Gooseberries (R. uva-crispa L.) are one of the four wild Ribes species (R. alpinum L., R. rubrum L. and R. petraeum Wulf.) growing in the Northern Hemisphere. As in currants, gooseberry also grows best in regions where summers are humid, but winter is severe and chilling.
|Amla-Indian gooseberries (Phyllanthus emblica).|
|Cape gooseberry (Physalis peruviana).|
Gooseberry plant is a fast-growing, small deciduous shrub growing about 4-6 ft in height, featuring sharp thorns all along its woody branches. The plant begins fruiting 2-3 years after plantation. Berries come in many shapes, colors, and tastes. They can be round, oval, pear-shaped or elongated, green, white, yellow, purple, red-brown or black color, sweet and tart. Their outer surface can be smooth or fuzzy (hairy) with conspicuous veins. Inside, a berry may hold 15-30 tiny edible seeds. In general, the berries measure 1-2 cm in width and weigh about 4 g to 10 g.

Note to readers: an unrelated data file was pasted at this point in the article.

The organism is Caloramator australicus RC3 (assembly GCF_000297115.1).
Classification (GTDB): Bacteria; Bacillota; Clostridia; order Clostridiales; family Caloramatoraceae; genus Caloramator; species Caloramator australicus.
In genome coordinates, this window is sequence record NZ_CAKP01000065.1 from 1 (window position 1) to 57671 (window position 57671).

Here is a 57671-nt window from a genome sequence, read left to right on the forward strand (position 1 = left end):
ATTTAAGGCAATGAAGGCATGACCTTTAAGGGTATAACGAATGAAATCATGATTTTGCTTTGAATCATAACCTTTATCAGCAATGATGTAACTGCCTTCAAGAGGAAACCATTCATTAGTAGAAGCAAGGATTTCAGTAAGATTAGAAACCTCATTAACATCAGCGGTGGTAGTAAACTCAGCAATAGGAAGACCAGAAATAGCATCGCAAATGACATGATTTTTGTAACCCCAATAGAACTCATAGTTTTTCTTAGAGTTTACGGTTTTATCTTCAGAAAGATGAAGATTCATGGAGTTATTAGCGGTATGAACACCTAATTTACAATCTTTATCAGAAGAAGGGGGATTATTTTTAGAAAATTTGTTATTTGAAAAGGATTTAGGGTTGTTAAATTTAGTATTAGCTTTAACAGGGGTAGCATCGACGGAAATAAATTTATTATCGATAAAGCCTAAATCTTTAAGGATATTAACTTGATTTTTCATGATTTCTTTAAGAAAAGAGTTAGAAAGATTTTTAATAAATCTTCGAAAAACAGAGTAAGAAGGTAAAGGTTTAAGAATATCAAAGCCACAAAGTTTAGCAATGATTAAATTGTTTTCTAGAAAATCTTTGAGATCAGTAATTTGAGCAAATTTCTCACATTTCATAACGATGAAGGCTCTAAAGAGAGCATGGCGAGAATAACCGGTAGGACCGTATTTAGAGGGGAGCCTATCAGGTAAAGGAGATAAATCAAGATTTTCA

Indian gooseberries, also known as amla in the subcontinent, belongs to a different family of Euphorbiaceae. Their scientific name is Phyllanthus emblica. Indian gooseberry features a transversely spherical shape with a light green color. Amla berries are exceptionally high in antioxidants and vitamin C. For the same reason; they are excessively acidic and bitter (astringent) in taste.
Cape gooseberry (Physalis peruviana), also known as Peruvian cherry in the US, is native to the South American Andes region.
The berries are small, round, orange-yellow in color, encased inside a Chinese lantern-like papery thin husk.